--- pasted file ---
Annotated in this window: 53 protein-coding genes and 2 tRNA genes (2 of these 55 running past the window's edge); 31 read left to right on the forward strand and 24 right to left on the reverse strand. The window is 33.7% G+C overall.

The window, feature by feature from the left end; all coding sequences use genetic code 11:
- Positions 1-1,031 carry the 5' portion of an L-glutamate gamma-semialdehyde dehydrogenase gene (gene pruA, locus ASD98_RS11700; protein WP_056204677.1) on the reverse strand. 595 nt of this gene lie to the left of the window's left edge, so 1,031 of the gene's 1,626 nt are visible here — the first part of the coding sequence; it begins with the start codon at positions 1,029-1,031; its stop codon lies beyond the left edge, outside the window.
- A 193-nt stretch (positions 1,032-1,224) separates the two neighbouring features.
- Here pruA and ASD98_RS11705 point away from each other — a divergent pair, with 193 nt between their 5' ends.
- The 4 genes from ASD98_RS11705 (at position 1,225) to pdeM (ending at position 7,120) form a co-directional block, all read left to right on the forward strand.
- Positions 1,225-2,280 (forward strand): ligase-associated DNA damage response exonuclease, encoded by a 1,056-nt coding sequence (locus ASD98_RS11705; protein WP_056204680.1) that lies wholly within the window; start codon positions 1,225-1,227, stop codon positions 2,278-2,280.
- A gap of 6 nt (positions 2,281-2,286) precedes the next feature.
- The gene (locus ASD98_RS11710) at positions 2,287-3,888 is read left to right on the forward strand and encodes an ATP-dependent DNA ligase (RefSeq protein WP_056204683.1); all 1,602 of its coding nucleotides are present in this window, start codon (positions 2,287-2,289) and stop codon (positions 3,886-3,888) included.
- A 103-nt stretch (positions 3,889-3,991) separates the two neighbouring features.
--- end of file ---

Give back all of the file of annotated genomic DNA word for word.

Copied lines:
Annotated in this window: 53 protein-coding genes and 2 tRNA genes (2 of these 55 running past the window's edge); 31 read left to right on the forward strand and 24 right to left on the reverse strand. The window is 33.7% G+C overall.

The window, feature by feature from the left end; all coding sequences use genetic code 11:
- Positions 1-1,031 carry the 5' portion of an L-glutamate gamma-semialdehyde dehydrogenase gene (gene pruA, locus ASD98_RS11700; protein WP_056204677.1) on the reverse strand. 595 nt of this gene lie to the left of the window's left edge, so 1,031 of the gene's 1,626 nt are visible here — the first part of the coding sequence; it begins with the start codon at positions 1,029-1,031; its stop codon lies beyond the left edge, outside the window.
- A 193-nt stretch (positions 1,032-1,224) separates the two neighbouring features.
- Here pruA and ASD98_RS11705 point away from each other — a divergent pair, with 193 nt between their 5' ends.
- The 4 genes from ASD98_RS11705 (at position 1,225) to pdeM (ending at position 7,120) form a co-directional block, all read left to right on the forward strand.
- Positions 1,225-2,280 (forward strand): ligase-associated DNA damage response exonuclease, encoded by a 1,056-nt coding sequence (locus ASD98_RS11705; protein WP_056204680.1) that lies wholly within the window; start codon positions 1,225-1,227, stop codon positions 2,278-2,280.
- A gap of 6 nt (positions 2,281-2,286) precedes the next feature.
- The gene (locus ASD98_RS11710) at positions 2,287-3,888 is read left to right on the forward strand and encodes an ATP-dependent DNA ligase (RefSeq protein WP_056204683.1); all 1,602 of its coding nucleotides are present in this window, start codon (positions 2,287-2,289) and stop codon (positions 3,886-3,888) included.
- A 103-nt stretch (positions 3,889-3,991) separates the two neighbouring features.